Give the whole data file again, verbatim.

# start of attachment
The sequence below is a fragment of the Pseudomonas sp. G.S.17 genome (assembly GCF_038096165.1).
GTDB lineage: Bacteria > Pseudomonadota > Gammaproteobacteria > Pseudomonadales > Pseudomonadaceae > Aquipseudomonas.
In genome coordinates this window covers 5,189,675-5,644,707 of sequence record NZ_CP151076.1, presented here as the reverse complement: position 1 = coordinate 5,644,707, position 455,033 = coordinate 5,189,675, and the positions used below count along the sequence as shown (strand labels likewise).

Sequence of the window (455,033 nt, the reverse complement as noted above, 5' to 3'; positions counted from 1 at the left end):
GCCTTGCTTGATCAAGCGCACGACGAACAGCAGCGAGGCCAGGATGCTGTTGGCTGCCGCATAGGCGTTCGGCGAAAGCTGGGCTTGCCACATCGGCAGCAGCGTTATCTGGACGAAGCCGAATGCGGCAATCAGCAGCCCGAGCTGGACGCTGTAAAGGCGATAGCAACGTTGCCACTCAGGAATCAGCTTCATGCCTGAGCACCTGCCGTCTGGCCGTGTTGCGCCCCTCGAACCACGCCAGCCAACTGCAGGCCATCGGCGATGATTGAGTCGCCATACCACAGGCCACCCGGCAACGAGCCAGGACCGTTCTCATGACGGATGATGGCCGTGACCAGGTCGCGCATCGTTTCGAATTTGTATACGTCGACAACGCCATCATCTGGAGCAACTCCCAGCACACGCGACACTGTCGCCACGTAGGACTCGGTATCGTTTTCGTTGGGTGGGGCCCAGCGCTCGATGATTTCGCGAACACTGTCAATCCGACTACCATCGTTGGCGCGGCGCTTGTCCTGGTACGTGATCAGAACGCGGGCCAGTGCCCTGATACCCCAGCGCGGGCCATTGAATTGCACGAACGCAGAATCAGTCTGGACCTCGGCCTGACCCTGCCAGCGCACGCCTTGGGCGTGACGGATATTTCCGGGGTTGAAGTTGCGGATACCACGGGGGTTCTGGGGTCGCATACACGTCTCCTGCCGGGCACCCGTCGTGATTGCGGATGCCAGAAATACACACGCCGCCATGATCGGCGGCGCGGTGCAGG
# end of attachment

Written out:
The sequence below is a fragment of the Pseudomonas sp. G.S.17 genome (assembly GCF_038096165.1).
GTDB lineage: Bacteria > Pseudomonadota > Gammaproteobacteria > Pseudomonadales > Pseudomonadaceae > Aquipseudomonas.
In genome coordinates this window covers 5,189,675-5,644,707 of sequence record NZ_CP151076.1, presented here as the reverse complement: position 1 = coordinate 5,644,707, position 455,033 = coordinate 5,189,675, and the positions used below count along the sequence as shown (strand labels likewise).

Sequence of the window (455,033 nt, the reverse complement as noted above, 5' to 3'; positions counted from 1 at the left end):
GCCTTGCTTGATCAAGCGCACGACGAACAGCAGCGAGGCCAGGATGCTGTTGGCTGCCGCATAGGCGTTCGGCGAAAGCTGGGCTTGCCACATCGGCAGCAGCGTTATCTGGACGAAGCCGAATGCGGCAATCAGCAGCCCGAGCTGGACGCTGTAAAGGCGATAGCAACGTTGCCACTCAGGAATCAGCTTCATGCCTGAGCACCTGCCGTCTGGCCGTGTTGCGCCCCTCGAACCACGCCAGCCAACTGCAGGCCATCGGCGATGATTGAGTCGCCATACCACAGGCCACCCGGCAACGAGCCAGGACCGTTCTCATGACGGATGATGGCCGTGACCAGGTCGCGCATCGTTTCGAATTTGTATACGTCGACAACGCCATCATCTGGAGCAACTCCCAGCACACGCGACACTGTCGCCACGTAGGACTCGGTATCGTTTTCGTTGGGTGGGGCCCAGCGCTCGATGATTTCGCGAACACTGTCAATCCGACTACCATCGTTGGCGCGGCGCTTGTCCTGGTACGTGATCAGAACGCGGGCCAGTGCCCTGATACCCCAGCGCGGGCCATTGAATTGCACGAACGCAGAATCAGTCTGGACCTCGGCCTGACCCTGCCAGCGCACGCCTTGGGCGTGACGGATATTTCCGGGGTTGAAGTTGCGGATACCACGGGGGTTCTGGGGTCGCATACACGTCTCCTGCCGGGCACCCGTCGTGATTGCGGATGCCAGAAATACACACGCCGCCATGATCGGCGGCGCGGTGCAGG